20Oct 20 October, 2020. Tuesday of Week 29

20 October, 2020. Tuesday of Week 29

1st Reading: Ephesians 2:12-22

God has broken down all barriers, to form one new people

Remember that you were at that time without Christ, being aliens from the commonwealth of Israel, and strangers to the covenants of promise, having no hope and being without God in the world.

But now in Christ Jesus you who once were far off have been brought near by the blood of Christ. For he is our peace; in his flesh he has made both groups into one and has broken down the dividing wall, that is, the hostility between us. He has abolished the law with its commandments and ordinances, that he might create in himself one new humanity in place of the two, thus making peace, and might reconcile both groups to God in one body through the cross, thus putting to death that hostility through it. So he came and proclaimed peace to you who were far off and peace to those who were near; for through him both of us have access in one Spirit to the Father.

So then you are no longer strangers and aliens, but you are citizens with the saints and also members of the household of God, built upon the foundation of the apostles and prophets, with Christ Jesus himself as the cornerstone. In him the whole structure is joined together and grows into a holy temple in the Lord; in whom you also are built together spiritually into a dwelling place for God.

Responsorial: from Psalm 85

R./: The Lord speaks of peace to his people

I will hear what the Lord God has to say,
a voice that speaks of peace.
His help is near for those who fear him
and his glory will dwell in our land. (R./)

Mercy and faithfulness have met;
justice and peace have embraced.
Faithfulness shall spring from the earth
and justice look down from heaven. (R./)

The Lord will make us prosper
and our earth shall yield its fruit.
Justice shall march before him
and peace shall follow his steps. (R./)

Gospel: Luke 12:35-38

Vigilant servants who are ready for the master’s return

Jesus said, “Be dressed for action and have your lamps lit; be like those who are waiting for their master to return from the wedding banquet, so that they may open the door for him as soon as he comes and knocks. Blessed are those slaves whom the master finds alert when he comes; truly I tell you, he will fasten his belt and have them sit down to eat, and he will come and serve them. If he comes during the middle of the night, or near dawn, and finds them so, blessed are those slaves.”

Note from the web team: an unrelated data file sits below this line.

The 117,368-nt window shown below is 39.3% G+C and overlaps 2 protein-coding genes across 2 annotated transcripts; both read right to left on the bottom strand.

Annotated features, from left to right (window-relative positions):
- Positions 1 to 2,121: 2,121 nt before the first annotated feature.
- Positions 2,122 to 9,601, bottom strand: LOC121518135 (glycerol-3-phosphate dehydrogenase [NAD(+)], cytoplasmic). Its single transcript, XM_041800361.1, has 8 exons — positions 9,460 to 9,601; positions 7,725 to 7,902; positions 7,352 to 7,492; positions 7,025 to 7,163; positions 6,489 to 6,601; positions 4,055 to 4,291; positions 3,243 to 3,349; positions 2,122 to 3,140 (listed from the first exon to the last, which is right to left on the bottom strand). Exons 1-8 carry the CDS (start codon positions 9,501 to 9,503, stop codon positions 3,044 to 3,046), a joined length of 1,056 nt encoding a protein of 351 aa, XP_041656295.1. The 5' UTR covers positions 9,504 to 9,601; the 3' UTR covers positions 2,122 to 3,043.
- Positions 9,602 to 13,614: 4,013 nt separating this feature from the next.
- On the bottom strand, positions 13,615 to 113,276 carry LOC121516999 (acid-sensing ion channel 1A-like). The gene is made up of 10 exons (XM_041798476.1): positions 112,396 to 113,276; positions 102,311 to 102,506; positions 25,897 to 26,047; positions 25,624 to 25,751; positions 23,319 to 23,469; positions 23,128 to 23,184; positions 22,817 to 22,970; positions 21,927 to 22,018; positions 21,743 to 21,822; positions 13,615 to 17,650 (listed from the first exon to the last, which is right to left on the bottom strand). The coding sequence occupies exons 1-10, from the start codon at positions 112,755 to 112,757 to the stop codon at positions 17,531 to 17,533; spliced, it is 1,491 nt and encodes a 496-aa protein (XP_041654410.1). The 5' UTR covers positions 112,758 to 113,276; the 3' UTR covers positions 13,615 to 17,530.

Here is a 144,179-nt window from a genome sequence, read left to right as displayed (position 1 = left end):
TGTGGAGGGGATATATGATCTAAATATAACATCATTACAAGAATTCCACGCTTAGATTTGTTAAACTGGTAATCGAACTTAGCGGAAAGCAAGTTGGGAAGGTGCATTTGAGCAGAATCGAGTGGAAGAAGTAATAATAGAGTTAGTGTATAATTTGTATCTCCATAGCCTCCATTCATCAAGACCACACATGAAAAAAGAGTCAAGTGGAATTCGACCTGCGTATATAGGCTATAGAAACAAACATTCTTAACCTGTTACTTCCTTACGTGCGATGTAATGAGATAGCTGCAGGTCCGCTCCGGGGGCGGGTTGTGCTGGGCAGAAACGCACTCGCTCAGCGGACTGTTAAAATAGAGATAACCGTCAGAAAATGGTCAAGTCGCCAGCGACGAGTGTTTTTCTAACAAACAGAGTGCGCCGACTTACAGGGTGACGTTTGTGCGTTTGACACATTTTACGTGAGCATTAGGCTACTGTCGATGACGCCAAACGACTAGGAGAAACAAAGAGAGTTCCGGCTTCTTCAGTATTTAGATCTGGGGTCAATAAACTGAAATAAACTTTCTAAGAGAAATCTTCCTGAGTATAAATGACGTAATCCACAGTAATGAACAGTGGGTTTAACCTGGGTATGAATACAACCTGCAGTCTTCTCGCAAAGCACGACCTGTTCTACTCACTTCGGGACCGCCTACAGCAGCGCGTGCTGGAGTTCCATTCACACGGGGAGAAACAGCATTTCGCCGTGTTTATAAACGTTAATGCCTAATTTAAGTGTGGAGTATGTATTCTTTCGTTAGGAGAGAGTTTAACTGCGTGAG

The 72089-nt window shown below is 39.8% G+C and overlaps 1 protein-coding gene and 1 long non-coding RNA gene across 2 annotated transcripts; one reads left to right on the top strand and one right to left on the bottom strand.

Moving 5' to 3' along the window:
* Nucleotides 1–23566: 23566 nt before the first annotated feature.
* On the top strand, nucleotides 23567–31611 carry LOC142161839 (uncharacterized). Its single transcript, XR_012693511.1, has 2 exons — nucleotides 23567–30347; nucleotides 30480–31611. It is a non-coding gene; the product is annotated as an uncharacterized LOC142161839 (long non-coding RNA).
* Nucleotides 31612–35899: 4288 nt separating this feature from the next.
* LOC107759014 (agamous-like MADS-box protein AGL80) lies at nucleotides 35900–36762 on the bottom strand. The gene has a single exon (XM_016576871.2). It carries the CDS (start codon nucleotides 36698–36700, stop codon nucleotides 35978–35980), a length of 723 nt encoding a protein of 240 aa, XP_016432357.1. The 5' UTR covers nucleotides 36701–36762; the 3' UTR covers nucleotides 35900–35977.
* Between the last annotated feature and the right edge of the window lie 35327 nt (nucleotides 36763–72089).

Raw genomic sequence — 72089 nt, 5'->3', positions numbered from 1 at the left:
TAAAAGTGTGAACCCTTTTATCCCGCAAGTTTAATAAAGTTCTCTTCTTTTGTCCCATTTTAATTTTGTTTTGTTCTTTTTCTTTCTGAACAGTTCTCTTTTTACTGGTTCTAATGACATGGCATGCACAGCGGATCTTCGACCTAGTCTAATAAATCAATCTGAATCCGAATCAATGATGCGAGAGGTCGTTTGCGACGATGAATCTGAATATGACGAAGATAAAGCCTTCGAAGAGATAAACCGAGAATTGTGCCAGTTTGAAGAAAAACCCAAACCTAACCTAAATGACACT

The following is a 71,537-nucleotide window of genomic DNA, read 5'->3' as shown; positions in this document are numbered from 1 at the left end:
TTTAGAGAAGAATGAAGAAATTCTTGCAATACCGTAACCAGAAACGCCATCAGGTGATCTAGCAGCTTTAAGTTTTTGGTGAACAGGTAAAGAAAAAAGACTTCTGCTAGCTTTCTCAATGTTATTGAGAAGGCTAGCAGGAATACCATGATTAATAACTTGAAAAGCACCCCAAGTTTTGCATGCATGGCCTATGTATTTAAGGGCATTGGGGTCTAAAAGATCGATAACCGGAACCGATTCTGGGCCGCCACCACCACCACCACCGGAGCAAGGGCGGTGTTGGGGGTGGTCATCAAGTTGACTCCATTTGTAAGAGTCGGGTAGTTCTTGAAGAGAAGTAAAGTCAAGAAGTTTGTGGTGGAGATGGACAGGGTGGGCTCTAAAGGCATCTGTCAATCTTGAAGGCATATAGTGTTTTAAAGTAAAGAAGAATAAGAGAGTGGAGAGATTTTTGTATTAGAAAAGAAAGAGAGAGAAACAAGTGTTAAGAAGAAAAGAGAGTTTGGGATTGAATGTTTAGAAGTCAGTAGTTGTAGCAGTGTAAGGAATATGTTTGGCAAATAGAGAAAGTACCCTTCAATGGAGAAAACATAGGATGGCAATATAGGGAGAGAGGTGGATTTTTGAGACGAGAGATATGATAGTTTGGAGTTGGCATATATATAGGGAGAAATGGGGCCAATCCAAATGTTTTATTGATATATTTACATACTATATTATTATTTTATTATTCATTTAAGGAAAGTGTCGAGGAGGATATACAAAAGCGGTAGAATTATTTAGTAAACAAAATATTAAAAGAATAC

Members of God’s household

When he wrote his gospel, some time in the 80’s of the first century, Luke’s readers were no longer excitedly waiting for Jesus to return in glory very soon. Expecting the end was not keeping them awake at night! As in his version of the Our Father, Luke is more conscious of the daily presence of Jesus in our neighbour and in events. Still some sense of waiting is urged on us, to be ready to open the door (our lives) whenever Jesus comes knocking. The Lord in person is near us every day.

As part of his parable, Jesus overturns convention about the about relationship between authority and service. Normally, when the owner comes home, his servants wait on him. But here the reverse happens: The master gets the servants to sit at table, and serves them supper! If we serve God faithfully it is we who reap the reward. When we try to be of service to others, it is good for us too.

Ephesians offers a broad, mystical vision of the working of God’s grace. By this grace our lives, like Christ’s, become a living sacrifice. Our bodies become a “temple,.. a dwelling place for God in the Spirit.”This grace includes knowing that we are family to all who share our faith. “You are strangers and aliens no longer. You are fellow citizens of the saints and members of God’s household.”

Serving the staff

Imagine the head of the house putting on an apron, getting the staff to sit at the dinner table and serving the meal to them. This would be most unusual either then or now. It brings to mind the scene in John’s gospel where Jesus wraps a towel round his waist and washes the feet of his disciples. It appears that he wants to serve us, wants to be our servant. Normally, the roles of boss and servant are poles apart, but in Jesus they are combined.

The master’s act of service is a reward for the staff’s faithfulness to duty. He wants us to be equally faithful, and be ready to open the door when he knocks. There is a saying of Jesus in the Book of Revelation, “behold, I stand at the door and knock.” It makes us thing that perhaps he is always knocking at the door of our lives, giving us a chance to welcome him. If we respond to his knock, he assures us that his reward will be well worthwhile


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